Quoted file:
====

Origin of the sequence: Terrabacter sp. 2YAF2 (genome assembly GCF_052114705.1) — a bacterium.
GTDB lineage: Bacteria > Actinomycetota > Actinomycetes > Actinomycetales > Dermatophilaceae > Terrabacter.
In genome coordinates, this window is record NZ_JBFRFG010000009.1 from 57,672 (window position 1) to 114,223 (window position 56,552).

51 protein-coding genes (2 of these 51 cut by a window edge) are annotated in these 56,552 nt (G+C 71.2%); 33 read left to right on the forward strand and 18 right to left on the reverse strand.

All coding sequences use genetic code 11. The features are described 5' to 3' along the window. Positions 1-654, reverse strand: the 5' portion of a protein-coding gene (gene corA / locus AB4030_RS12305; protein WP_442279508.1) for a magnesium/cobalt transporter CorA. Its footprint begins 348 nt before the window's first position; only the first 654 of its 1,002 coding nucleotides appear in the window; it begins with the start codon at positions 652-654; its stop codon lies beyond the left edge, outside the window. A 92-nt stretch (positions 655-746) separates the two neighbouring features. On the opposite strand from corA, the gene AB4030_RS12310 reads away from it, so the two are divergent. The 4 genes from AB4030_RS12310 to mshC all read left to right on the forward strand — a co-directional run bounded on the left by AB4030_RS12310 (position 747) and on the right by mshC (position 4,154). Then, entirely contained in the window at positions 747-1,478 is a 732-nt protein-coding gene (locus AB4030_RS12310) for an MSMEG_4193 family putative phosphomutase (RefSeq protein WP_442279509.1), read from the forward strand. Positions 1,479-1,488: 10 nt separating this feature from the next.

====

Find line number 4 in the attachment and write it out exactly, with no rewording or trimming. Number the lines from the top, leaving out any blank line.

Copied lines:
51 protein-coding genes (2 of these 51 cut by a window edge) are annotated in these 56,552 nt (G+C 71.2%); 33 read left to right on the forward strand and 18 right to left on the reverse strand.